MPI for Social Anthropology Welcomes New Directors Ursula Rao and Biao Xiang

June 15, 2020

In April 2020 Ursula Rao joined the Max Planck Institute for Social Anthropology in Halle as Director of the new Department ‘Anthropology of Politics and Governance’ and will lead the department full time from 1 September 2020 onwards. She came from Leipzig University, where she has headed the Department of Anthropology for the last eight years.
Biao Xiang also accepted a directorship at the Max Planck Institute in April 2020. Xiang will head the new Department ‘Anthropology of Economic Experimentation’. During the transition from his position as Professor of Social Anthropology at the University of Oxford, he will initially join the MPI on a part-time basis. Starting in September 2021 he will head his department full-time.

Ursula Rao’s research explores questions of politics and governance in India. Currently she is involved in several research projects about the social consequences of biometric technology and e-governance that reflect on how new tools and methods of governing impact human relations and state-citizen interactions. Other fields of interests include citizenship and social justice, urban space, and ritual theory.

In recent years, Ursula Rao has been involved in building networks of scholars engaged in comparative theorizing to better understand people’s struggles for solutions to the urgent questions facing societies around the world today. These include efforts to secure urban livelihoods in the face of rapidly rising costs, to make governance more inclusive, transparent and efficient, and to develop forms of sustainable development and caring for the environment. Building on these research networks, the new department will bring together a group of successful scholars undertaking research in form of in-depth case studies in Asia, Africa and Europe about the tactics, strategies, and motivations that shape political action in times of perceived crisis. We will study programmes and initiatives that aim to shape the future by proposing new ways of managing complexity and caring for relations in a more-than-human world.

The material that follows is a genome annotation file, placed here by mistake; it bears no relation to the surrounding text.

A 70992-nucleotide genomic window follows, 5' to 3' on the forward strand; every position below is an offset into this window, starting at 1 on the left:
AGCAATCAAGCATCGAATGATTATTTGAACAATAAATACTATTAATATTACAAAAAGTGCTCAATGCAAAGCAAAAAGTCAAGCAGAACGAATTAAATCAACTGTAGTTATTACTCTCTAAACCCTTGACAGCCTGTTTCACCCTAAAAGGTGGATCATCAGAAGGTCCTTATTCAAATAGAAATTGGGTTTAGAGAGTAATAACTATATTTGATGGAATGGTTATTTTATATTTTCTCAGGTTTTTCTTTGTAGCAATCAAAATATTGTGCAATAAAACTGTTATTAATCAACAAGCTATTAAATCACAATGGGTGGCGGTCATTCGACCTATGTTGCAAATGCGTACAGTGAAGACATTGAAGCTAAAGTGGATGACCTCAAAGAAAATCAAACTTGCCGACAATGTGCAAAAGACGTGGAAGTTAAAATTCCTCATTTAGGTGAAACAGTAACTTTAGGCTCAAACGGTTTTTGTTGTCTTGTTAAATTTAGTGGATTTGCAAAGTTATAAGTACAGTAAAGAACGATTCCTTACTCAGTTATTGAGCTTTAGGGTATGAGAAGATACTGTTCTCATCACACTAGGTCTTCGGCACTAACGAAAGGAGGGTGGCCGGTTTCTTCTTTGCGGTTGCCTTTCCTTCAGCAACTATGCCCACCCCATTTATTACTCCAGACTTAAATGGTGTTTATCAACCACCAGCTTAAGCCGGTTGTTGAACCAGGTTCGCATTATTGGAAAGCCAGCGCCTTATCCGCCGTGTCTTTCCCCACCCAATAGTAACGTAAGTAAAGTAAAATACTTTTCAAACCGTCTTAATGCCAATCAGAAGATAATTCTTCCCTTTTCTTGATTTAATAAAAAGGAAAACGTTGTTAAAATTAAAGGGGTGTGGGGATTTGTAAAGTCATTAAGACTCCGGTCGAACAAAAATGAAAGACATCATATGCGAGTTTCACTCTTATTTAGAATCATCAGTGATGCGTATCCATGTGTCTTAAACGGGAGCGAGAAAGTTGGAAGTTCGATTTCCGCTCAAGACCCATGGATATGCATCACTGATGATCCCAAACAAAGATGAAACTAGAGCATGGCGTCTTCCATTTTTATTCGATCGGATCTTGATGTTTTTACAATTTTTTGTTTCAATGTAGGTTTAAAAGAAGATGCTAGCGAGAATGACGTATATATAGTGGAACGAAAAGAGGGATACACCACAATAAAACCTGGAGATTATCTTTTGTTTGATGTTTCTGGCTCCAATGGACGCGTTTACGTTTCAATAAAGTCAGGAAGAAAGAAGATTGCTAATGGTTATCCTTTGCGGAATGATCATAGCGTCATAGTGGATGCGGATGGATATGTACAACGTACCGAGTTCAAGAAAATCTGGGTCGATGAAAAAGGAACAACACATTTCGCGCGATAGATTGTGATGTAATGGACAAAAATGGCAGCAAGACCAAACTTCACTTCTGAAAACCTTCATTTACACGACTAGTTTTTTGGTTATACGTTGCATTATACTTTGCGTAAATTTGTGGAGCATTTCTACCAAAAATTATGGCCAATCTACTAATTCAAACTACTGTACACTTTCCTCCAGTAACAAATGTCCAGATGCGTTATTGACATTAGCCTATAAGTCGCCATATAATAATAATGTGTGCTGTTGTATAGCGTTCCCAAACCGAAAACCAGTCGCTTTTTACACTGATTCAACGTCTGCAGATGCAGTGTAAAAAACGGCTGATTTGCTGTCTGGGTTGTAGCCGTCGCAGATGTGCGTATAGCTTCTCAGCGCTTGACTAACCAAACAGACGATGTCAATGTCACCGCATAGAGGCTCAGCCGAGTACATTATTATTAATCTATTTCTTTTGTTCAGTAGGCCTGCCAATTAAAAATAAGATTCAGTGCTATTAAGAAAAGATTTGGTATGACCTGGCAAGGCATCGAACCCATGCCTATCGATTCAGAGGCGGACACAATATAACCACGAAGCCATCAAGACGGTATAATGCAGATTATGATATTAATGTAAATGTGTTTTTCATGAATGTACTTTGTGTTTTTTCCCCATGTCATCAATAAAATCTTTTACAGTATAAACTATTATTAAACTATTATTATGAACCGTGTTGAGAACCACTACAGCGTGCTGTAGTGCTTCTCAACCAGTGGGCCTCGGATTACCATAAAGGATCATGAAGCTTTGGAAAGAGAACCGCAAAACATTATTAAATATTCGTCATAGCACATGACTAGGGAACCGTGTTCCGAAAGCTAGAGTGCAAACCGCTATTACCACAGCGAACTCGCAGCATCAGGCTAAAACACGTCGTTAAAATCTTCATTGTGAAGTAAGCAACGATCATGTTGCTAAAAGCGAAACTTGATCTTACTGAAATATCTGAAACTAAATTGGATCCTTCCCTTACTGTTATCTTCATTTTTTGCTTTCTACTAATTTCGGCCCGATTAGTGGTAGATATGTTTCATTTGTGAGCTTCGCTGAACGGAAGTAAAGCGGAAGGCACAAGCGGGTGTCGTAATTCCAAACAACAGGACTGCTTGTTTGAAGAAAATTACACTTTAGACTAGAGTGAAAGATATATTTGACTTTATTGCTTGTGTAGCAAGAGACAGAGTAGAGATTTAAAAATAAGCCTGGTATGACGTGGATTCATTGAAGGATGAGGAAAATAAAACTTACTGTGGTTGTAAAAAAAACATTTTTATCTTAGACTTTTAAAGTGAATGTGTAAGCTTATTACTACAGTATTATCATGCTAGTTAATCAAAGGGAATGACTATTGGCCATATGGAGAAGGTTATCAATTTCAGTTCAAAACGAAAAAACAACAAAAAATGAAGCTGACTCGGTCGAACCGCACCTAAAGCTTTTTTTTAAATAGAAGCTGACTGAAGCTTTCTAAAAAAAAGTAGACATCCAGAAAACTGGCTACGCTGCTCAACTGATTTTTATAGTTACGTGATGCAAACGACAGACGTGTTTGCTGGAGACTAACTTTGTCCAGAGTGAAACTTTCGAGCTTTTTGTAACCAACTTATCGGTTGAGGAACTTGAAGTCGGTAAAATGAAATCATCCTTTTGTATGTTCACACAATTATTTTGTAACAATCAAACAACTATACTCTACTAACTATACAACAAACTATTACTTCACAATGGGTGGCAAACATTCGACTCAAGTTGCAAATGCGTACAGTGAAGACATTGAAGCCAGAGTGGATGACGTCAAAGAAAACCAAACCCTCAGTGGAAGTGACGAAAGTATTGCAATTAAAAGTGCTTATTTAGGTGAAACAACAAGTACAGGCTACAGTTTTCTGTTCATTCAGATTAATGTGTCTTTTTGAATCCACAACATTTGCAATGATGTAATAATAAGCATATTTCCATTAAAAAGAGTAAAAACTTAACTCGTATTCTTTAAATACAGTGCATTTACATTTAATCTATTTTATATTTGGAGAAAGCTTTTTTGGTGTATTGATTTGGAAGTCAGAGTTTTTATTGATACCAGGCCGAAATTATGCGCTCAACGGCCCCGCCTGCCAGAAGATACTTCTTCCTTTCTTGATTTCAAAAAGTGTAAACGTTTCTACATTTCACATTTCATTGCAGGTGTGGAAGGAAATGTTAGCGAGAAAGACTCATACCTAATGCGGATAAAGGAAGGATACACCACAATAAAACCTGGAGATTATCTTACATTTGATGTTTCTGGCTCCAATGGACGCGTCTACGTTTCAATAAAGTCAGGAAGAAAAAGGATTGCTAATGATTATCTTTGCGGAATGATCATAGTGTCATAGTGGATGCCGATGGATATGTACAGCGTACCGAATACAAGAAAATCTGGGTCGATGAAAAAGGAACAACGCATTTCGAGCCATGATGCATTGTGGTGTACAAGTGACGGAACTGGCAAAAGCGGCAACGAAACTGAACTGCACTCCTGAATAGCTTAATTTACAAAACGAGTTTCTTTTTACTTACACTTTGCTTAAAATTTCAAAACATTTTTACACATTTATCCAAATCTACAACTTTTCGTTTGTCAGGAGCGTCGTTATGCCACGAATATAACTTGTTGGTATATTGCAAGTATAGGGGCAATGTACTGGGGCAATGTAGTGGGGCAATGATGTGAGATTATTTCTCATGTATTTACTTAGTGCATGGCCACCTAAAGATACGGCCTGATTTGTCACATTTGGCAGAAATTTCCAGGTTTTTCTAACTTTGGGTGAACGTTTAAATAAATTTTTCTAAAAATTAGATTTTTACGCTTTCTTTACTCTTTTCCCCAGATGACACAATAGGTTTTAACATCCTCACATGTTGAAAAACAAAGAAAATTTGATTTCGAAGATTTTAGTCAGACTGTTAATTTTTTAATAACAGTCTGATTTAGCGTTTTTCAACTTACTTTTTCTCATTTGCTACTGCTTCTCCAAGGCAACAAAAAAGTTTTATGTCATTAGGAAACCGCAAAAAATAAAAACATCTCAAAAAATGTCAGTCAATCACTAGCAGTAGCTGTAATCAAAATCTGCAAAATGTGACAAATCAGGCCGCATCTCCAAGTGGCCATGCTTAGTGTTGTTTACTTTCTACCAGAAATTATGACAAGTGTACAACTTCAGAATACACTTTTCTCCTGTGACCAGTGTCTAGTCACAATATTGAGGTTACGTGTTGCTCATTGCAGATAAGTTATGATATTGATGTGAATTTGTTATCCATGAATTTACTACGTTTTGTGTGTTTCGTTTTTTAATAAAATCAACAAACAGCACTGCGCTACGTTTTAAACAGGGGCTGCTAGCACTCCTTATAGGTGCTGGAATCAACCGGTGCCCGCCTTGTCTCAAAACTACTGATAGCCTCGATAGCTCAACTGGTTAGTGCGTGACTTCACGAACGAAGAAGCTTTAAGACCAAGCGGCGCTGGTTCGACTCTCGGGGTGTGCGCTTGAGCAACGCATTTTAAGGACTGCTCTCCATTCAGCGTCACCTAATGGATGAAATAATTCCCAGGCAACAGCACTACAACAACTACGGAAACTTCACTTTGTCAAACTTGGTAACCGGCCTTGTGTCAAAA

Ursula Rao’s work is shaped by debates in post-colonial studies and subaltern history, which she drew on in her doctoral dissertation at the South Asia Institute of the University of Heidelberg. Subsequently, while at Martin Luther University Halle-Wittenberg (2002–2006), she profited from the lively and diverse research at the university and the MPI and wrote a post-doctoral thesis (Habilitation) about the impact of news-making practices on political institutions in India. A position at the University of New South Wales in Sydney (2007–2012) opened up new ways of looking at the world from the perspective of the Asia-Pacific region and a unique opportunity to network with scholars from Auckland to Singapore and Tokyo to California.  

Biao Xiang’s research addresses various types of migration – internal and international, unskilled and highly skilled, emigration and return migration, and the places and people left behind – in China, India and other parts of Asia. Through the lens of migration, he has examined a wide range of political economy issues, including state-society relations, labour, social reproduction, and mobility governance. In his recent research he asks why commercial recruitment intermediaries have become so prominent in unskilled labour migration in east Asia – a finding that contradicts the assumption that modern institutions and technologies have a dis-embedding and dis-intermediating effect.

Currently Xiang is re-examining the multifaceted implications of mobility and immobility for societies and individuals, as evidenced during the COVID-19 pandemic. In addition he is studying social debates in China, social research practices in the global South, and new patterns of economic circulation.

Biao Xiang studied sociology at Beijing University, China, and received his PhD in social anthropology from the University of Oxford, UK. He worked at Oxford from 2004. Xiang is the winner of the 2008 Anthony Leeds Prize for his book Global Bodyshopping and the 2012 William L. Holland Prize for his article ‘Predatory Princes’. His 2000 Chinese book 跨越边界的社区 (published in English as Transcending Boundaries, 2005) was reprinted in 2018 as a contemporary classic. His work has been translated into Japanese, French, Korean, Spanish, and Italian.

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